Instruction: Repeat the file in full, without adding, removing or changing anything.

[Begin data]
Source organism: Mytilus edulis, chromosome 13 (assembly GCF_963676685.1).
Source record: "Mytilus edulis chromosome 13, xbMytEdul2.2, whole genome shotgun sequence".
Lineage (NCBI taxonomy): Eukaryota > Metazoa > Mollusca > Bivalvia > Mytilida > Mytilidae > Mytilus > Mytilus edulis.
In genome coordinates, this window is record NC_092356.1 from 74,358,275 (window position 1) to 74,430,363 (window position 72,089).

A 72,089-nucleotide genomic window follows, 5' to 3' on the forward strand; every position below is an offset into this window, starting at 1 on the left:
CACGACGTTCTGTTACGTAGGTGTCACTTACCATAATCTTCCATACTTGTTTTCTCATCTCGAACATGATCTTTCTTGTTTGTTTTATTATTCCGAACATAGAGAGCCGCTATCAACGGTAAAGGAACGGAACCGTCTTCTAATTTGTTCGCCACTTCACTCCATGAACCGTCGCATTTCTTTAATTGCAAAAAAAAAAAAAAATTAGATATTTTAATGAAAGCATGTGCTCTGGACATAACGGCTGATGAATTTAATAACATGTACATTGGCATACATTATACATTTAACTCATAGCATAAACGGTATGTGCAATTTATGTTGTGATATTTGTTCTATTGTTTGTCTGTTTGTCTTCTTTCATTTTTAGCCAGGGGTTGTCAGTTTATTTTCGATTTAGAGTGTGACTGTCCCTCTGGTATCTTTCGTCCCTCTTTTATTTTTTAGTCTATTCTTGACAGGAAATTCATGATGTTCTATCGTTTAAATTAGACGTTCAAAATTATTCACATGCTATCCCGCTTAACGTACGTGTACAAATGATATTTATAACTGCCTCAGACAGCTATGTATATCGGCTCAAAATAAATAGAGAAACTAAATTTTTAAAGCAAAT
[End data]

Source organism: Mytilus edulis, chromosome 13 (assembly GCF_963676685.1).
Source record: "Mytilus edulis chromosome 13, xbMytEdul2.2, whole genome shotgun sequence".
Lineage (NCBI taxonomy): Eukaryota > Metazoa > Mollusca > Bivalvia > Mytilida > Mytilidae > Mytilus > Mytilus edulis.
In genome coordinates, this window is record NC_092356.1 from 74,358,275 (window position 1) to 74,430,363 (window position 72,089).

A 72,089-nucleotide genomic window follows, 5' to 3' on the forward strand; every position below is an offset into this window, starting at 1 on the left:
CACGACGTTCTGTTACGTAGGTGTCACTTACCATAATCTTCCATACTTGTTTTCTCATCTCGAACATGATCTTTCTTGTTTGTTTTATTATTCCGAACATAGAGAGCCGCTATCAACGGTAAAGGAACGGAACCGTCTTCTAATTTGTTCGCCACTTCACTCCATGAACCGTCGCATTTCTTTAATTGCAAAAAAAAAAAAAAATTAGATATTTTAATGAAAGCATGTGCTCTGGACATAACGGCTGATGAATTTAATAACATGTACATTGGCATACATTATACATTTAACTCATAGCATAAACGGTATGTGCAATTTATGTTGTGATATTTGTTCTATTGTTTGTCTGTTTGTCTTCTTTCATTTTTAGCCAGGGGTTGTCAGTTTATTTTCGATTTAGAGTGTGACTGTCCCTCTGGTATCTTTCGTCCCTCTTTTATTTTTTAGTCTATTCTTGACAGGAAATTCATGATGTTCTATCGTTTAAATTAGACGTTCAAAATTATTCACATGCTATCCCGCTTAACGTACGTGTACAAATGATATTTATAACTGCCTCAGACAGCTATGTATATCGGCTCAAAATAAATAGAGAAACTAAATTTTTAAAGCAAAT